As we settle into Women’s History Month, I think of all the women who came before me, all the women who made space for my existence. At the top of my list is always Dr. Maya Angelou. Since childhood, she was an icon to me. She was a woman who did it all – she danced, sang, acted, was a poet, mother, lover and lived to tell the story of it all.
In May 2013, I released my third collection of poetry, entitled Dearly Beloved. It was a gathering of poetry written to people I loved, even if only for a split second. The first poem in that collection was written to Dr. Maya Angelou.
For Maya Angelou
I will be unfinished without you, Maya
Do not go before I have your stamp
Mother like into a book of everything simple in me
These poems, Maya, saved me
Created normal in closing walls
I would say it was you
But you know
Have lived long enough to know what you mean
To a Black. Girl. Poet
Among all other things
You, poet Godmother
Remind me of the kind of woman I will always be
How now, is just as then will be
I will magic myself older and brighter
But before you go
Over the course of my life, I have often heard her voice in my head. Heard her say, “Love liberates, baby” or, “When someone shows you who they are, believe them the first time.” Dr. Angelou has always represented a kind of quintessential black grandmother energy. It is only now in my adulthood that I fully realize she was born, was a child, was a woman of 20. She always seemed old and wise to me.
The morning her death was announced, May 28, 2014, I was on my way to San Francisco to meet with the leadership of Sephora. I was thrilled to be at the point in my poetry career that an international company such as Sephora was interested in my work. I remember getting out of the shower, and the woman I was dating at the time said, “Maya died.” Without hesitation, I said, “I guess she is passing the torch.” I believe I meant passing the torch to me. I was so clear about it in the moment. I suppose that came from feeling so deeply connected to her. I think that is what happens when a writer gives pieces of themselves so selflessly. The things that connect me to her work are the very things she taught me were valid in my own. I felt a sadness about her death because it meant that the connection I felt would never get to occupy time and space with her.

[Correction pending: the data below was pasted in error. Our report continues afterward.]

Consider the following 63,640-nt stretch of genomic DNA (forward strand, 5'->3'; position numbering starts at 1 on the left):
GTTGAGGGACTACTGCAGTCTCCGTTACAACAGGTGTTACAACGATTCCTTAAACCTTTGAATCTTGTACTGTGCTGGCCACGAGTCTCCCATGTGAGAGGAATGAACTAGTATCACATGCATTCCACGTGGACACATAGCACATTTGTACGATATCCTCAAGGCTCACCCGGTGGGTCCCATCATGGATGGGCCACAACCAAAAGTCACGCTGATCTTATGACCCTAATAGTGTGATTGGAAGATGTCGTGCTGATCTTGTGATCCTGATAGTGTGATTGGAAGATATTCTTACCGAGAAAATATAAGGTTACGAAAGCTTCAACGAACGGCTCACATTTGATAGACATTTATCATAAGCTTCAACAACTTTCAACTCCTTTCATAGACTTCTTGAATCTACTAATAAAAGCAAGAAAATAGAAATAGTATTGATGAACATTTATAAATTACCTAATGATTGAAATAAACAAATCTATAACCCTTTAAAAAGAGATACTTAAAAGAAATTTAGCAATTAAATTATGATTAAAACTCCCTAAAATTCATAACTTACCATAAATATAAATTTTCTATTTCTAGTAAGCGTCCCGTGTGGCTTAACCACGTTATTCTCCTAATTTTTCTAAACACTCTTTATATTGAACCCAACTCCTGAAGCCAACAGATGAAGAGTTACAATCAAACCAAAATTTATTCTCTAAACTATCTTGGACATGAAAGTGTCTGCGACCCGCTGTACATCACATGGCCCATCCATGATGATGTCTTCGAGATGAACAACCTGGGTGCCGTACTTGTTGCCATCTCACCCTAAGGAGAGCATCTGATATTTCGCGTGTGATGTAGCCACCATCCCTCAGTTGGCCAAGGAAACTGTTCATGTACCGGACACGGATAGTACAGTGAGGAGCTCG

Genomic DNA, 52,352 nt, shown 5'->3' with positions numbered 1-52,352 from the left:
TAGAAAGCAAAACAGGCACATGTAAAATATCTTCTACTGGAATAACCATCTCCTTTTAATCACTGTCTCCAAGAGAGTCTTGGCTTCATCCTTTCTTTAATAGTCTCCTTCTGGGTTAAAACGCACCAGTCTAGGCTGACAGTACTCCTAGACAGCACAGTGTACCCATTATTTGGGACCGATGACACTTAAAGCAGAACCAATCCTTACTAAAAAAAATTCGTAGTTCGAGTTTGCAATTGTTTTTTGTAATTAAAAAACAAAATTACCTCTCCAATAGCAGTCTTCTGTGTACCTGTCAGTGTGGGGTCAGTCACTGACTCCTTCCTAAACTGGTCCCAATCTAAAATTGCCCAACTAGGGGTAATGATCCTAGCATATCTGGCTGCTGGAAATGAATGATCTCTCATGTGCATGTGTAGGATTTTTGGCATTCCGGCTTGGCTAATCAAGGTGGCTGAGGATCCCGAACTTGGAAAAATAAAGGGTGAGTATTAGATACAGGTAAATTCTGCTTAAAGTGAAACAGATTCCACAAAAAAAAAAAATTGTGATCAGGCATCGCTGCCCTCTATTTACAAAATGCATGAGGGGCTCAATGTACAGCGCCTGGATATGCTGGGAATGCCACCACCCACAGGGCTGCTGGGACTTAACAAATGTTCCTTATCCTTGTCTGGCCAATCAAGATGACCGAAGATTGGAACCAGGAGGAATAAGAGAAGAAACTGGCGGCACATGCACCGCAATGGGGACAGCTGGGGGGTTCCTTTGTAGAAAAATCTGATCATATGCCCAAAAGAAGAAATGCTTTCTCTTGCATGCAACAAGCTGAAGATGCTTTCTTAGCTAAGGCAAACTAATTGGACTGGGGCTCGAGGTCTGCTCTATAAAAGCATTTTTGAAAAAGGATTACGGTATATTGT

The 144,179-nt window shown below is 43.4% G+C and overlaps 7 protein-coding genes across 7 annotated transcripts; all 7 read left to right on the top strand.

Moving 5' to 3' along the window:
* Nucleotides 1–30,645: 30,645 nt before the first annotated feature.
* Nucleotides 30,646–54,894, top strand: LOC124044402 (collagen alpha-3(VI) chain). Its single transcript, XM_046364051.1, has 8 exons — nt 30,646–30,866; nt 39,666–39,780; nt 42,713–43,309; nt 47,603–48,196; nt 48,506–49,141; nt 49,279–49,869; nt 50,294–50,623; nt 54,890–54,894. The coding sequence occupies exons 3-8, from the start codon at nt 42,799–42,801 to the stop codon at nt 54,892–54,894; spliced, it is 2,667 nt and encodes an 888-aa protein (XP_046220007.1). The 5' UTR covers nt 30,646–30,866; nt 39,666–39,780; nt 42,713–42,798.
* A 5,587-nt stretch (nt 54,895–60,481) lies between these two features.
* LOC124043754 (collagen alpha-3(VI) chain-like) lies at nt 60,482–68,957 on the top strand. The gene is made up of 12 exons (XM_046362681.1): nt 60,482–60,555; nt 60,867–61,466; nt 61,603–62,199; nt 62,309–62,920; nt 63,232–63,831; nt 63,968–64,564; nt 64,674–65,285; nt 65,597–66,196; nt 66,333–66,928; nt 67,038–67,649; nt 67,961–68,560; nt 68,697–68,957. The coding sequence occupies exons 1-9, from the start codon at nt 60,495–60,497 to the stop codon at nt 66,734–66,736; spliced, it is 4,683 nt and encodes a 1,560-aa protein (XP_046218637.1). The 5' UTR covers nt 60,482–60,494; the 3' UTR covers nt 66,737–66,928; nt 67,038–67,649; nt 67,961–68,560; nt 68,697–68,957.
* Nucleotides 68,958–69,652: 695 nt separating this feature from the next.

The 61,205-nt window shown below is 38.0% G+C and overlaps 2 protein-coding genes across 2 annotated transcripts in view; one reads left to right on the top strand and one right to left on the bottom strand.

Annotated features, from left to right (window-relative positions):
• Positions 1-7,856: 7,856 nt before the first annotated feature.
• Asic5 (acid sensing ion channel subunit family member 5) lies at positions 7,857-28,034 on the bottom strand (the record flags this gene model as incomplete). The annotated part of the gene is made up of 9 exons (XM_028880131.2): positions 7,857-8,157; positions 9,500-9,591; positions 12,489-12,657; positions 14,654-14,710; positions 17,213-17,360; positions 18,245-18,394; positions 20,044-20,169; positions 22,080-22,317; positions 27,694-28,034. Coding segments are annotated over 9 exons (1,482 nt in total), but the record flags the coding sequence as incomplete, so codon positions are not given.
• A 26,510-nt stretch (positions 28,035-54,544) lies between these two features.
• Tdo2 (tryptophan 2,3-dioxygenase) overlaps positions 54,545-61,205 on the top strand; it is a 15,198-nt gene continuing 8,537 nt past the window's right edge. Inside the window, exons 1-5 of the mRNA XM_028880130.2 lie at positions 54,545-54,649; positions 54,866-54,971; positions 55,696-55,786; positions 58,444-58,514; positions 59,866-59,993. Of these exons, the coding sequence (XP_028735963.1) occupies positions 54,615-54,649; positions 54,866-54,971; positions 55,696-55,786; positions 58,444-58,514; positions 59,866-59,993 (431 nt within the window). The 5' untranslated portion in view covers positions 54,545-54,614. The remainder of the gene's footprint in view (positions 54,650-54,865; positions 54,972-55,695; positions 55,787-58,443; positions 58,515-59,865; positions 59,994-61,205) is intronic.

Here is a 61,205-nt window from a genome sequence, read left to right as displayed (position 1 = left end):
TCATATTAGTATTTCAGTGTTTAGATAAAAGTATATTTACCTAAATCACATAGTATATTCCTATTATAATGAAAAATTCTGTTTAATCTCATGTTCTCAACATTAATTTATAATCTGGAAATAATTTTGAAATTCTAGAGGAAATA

As I sat at the gate waiting to board the plane, my phone rang. It was the director, Anabella Casanova, from the web series I had done with SoulPancake. She was calling to see if I wanted to shoot a tribute to Dr. Angelou to be released the same day. I shared with her that I was on my way to San Francisco. She said, “OK, if I can find a crew to shoot you, will you do it?” As I agreed, I realized that meant I had to have a poem to share in one hour when my plane landed. I figured if heaven is a real place, on that plane was the closest I’d ever be to Dr. Maya. So I looked out that window and asked every god and angel to grant me access, to give me the poem worthy of this woman who meant so much to so many. I’m sure every person who could see me thought I was insane as I mumbled and cried while furiously typing, but when I landed I had the poem finished. A few hours later on the streets of San Francisco, I read the poem for the first time. In one of the takes, I began crying. It was then that I realized just how much we had lost.
Link to video: https://youtu.be/iKkKzvletEk
PBS recently released AMERICAN MASTERS Maya Angelou: And Still I Rise. Every time I have the opportunity to interact with her work or an interview, I learn so much. In the 1 minute 54 seconds, she and others talk about her life, work, love, friendships and the climate she lived in. It was spectacular to witness such a full life lived, to see that her pain and experiences became the things that set her and others free.
I am forever grateful for the life of Dr. Angelou, not just for her art and all she taught while living, but for what her legacy continues to teach. I stand on the shoulders of the life and spirit of Dr. Maya Angelou; I am because she was.
Originally Published March 7, 2017